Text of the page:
Some Leeds landmarks are loved, others are most definitely loathed.
But however they fare in the popularity stakes, they all form part of the proud history of their city.
Here are a few parts of the Leeds landscape that have been consigned to the history books and will no doubt stir more than a few memories.
An imposing sight on the city skyline, the floodlights that once rose above Leeds United’s Elland Road ground were famously the tallest in Europe.
Three of them went up in 1973 while the fourth, at the stadium’s south east corner, was added in 1978.
For years they were as much a part of the Elland Road night game experience as a packed bus from town or a half-time cup of Bovril.
They also secured an unlikely place in music folklore when an ‘exuberant’ fan decided to climb one of the towers during Happy Mondays’ gig at the ground in 1991.
Sadly the floodlights were taken down in the 1990s and, for some supporters, evening matches have never quite been the same since.
The Leeds International Pool dated back to the 1960s and was regarded as one of Leeds’s least attractive buildings.
Designed by Pontefract architect John Poulson – later jailed for corruption – the pool was famously too narrow for eight-lane Olympic standards.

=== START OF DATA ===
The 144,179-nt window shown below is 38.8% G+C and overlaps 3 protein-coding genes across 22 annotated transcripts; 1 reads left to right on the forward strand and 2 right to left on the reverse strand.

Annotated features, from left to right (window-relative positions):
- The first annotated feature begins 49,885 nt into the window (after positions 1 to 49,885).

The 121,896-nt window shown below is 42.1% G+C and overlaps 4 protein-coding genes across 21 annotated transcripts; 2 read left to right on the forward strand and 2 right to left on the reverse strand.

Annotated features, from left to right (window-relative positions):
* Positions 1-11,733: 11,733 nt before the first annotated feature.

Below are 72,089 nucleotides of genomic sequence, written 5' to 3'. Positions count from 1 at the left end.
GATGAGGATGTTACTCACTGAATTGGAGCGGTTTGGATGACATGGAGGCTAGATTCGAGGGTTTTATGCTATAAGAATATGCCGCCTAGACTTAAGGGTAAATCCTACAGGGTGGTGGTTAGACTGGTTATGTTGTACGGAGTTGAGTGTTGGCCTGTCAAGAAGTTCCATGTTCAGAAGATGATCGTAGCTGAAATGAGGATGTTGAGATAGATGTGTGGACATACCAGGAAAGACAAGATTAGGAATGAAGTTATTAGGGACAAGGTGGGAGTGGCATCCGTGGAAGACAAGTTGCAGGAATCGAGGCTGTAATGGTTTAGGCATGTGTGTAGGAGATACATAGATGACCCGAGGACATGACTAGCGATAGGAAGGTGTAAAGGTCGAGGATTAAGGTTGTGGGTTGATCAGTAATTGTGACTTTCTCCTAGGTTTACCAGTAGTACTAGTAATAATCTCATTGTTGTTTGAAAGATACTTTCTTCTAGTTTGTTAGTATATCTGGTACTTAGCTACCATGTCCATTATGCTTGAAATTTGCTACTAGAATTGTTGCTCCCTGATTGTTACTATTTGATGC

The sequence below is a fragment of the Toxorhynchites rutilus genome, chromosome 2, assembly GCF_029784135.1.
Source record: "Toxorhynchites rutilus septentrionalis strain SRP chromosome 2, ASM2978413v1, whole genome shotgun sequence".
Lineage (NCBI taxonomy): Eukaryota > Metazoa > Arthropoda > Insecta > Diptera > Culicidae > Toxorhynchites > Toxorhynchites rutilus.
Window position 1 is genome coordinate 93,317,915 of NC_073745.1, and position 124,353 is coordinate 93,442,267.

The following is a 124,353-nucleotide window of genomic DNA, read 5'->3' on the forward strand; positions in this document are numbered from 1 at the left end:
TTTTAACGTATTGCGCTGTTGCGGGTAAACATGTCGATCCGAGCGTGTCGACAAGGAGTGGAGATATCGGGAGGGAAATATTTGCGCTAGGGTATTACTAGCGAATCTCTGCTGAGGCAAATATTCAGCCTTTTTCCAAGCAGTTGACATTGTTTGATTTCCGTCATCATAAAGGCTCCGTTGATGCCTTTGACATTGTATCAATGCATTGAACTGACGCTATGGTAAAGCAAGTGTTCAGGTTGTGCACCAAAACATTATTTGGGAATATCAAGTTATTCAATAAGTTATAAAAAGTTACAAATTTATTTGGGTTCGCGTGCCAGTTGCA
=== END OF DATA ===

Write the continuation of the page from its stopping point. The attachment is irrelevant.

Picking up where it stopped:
It closed in October 2007, with the bulldozers moving in two years later.
Plans for a 24-storey residential tower called The Spiracle’ on the site fell victim to the credit crunch.
The Fforde Grene pub in Harehills was built in 1938 and for many years was one of Leeds’s main music venues, playing host to early gigs by big names such as The Sex Pistols and U2.
By the early years of the 21st century its reputation had nosedived as it became a magnet for anti-social behaviour.
It remained, however, a reassuringly familiar presence at the busy junction of Roundhay Road, Easterly Road and Harehills Lane.
The Fforde Grene closed for good following a drugs raid in 2004 and three years later came the announcement that it was being turned into a supermarket.
The old Yorkshire Evening Post building on Wellington Street was never easy on the eye but that didn’t stop it being at the very heart of Leeds for more than 40 years.
Opened by Prince Charles in 1970, it was designed by John Madin – also the architect of the BBC’s Pebble Mill complex.
The site housed more than 1,300 staff while the presses in the main print hall stood around three storeys tall.
The building was demolished in 2014, with the YEP moving to its present multi-media home on Whitehall Road.
Finally, here’s the one that got away.
Anthony Gormley, the man who designed the Angel of the North, came up with an idea for a giant Brick Man sculpture for Leeds in the 1980s.
He wanted the proposed 120ft-high sculpture to occupy a high-profile gateway site near Leeds City Station.
In the event, however, the council refused to grant it planning permission following a campaign of opposition led, in part, by the YEP.
The only thing that did get made in the end was a 6ft model of the Brick Man, which has been on show at Leeds Art Gallery.